Under some circumstances, keys can contain multiple values. For example, a request to Amazon DynamoDB might ask to return or update multiple attributes from a table. A policy for access to DynamoDB tables can include the dynamodb:Attributes key, which contains all the attributes listed in the request. You can test the multiple attributes in the request against a list of allowed attributes in a policy by using set operators in the Condition element. For more information, see Creating a Condition That Tests Multiple Key Values (Set Operations).

When the policy is evaluated during a request, AWS replaces the key with the corresponding value from the request. (In this example, AWS would use the date and time of the request.) The condition is evaluated to return true or false, which is then factored into whether the policy as a whole allows or denies the request.

Multiple Values in a Condition

A Condition element can contain multiple conditions, and each condition can contain multiple key-value pairs. The following figure illustrates this. Unless otherwise specified, all keys can have multiple values.

Let's say you want to let John use a resource only if a numeric value foo equals either A or B, and another numeric value bar equals C. You would create a condition block that looks like the following figure.


          Condition block that includes two NumericEquals conditions

Let's say you also want to restrict John's access to after January 1, 2009. You would add another condition, DateGreaterThan, with a date equal to January 1, 2009. The condition block would then look like the following figure.


          Condition block that includes DateGreaterThan condition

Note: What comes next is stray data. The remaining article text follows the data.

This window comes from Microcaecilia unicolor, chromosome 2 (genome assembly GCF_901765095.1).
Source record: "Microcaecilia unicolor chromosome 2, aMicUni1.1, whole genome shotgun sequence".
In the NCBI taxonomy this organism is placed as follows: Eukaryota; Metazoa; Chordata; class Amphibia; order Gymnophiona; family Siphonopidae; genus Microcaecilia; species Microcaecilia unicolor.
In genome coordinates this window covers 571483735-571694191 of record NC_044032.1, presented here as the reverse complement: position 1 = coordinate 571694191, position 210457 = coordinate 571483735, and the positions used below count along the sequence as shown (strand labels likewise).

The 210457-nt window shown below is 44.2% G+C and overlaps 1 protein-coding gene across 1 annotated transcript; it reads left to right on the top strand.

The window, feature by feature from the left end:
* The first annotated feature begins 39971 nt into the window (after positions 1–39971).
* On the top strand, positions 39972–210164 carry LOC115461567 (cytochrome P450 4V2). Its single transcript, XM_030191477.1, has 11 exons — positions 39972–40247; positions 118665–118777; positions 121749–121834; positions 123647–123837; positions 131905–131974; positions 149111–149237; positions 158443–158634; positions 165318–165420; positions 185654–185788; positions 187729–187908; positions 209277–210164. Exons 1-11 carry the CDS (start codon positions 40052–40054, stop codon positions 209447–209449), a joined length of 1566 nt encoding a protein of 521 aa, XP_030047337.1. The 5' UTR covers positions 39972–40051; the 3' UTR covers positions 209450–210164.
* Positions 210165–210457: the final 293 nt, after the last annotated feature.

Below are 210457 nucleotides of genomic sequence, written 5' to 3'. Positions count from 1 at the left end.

If there are multiple condition operators, or if there are multiple keys attached to a single condition operator, the conditions are evaluated using a logical AND. If a single condition operator includes multiple values for one key, that condition operator is evaluated using a logical OR. All condition operators must be met for an allow or an explicit deny decision. If any one condition operator isn't met, the result is a deny.


          Condition block showing how AND and OR are applied to multiple values

As noted, AWS has predefined condition operators and keys (like aws:CurrentTime). Individual AWS services also define service-specific keys.

As an example, let's say you want to let user John access your Amazon SQS queue under the following conditions:

  • The time is after 12:00 noon on 8/16/2013

  • The time is before 3:00 p.m. on 8/16/2013

  • The request (IAM or Amazon SQS) or message (Amazon SNS) comes from an IP address within the range 192.0.2.0 to 192.0.2.255 or 203.0.113.0 to 203.0.113.255.

Your condition block has three separate condition operators, and all three of them must be met for John to have access to your queue, topic, or resource.

The following shows what the condition block looks like in your policy. The two values for aws:SourceIp are evaluated using OR. The three separate condition operators are evaluated using AND.

"Condition" : { "DateGreaterThan" : { "aws:CurrentTime" : "2013-08-16T12:00:00Z" }, "DateLessThan": { "aws:CurrentTime" : "2013-08-16T15:00:00Z" }, "IpAddress" : { "aws:SourceIp" : ["192.0.2.0/24", "203.0.113.0/24"] } }

Finally, under some circumstances, individual keys in a policy can contain multiple values. You can use condition set operators to test these multivalued keys against one or more values listed in the policy. For more information, see Creating a Condition That Tests Multiple Key Values (Set Operations).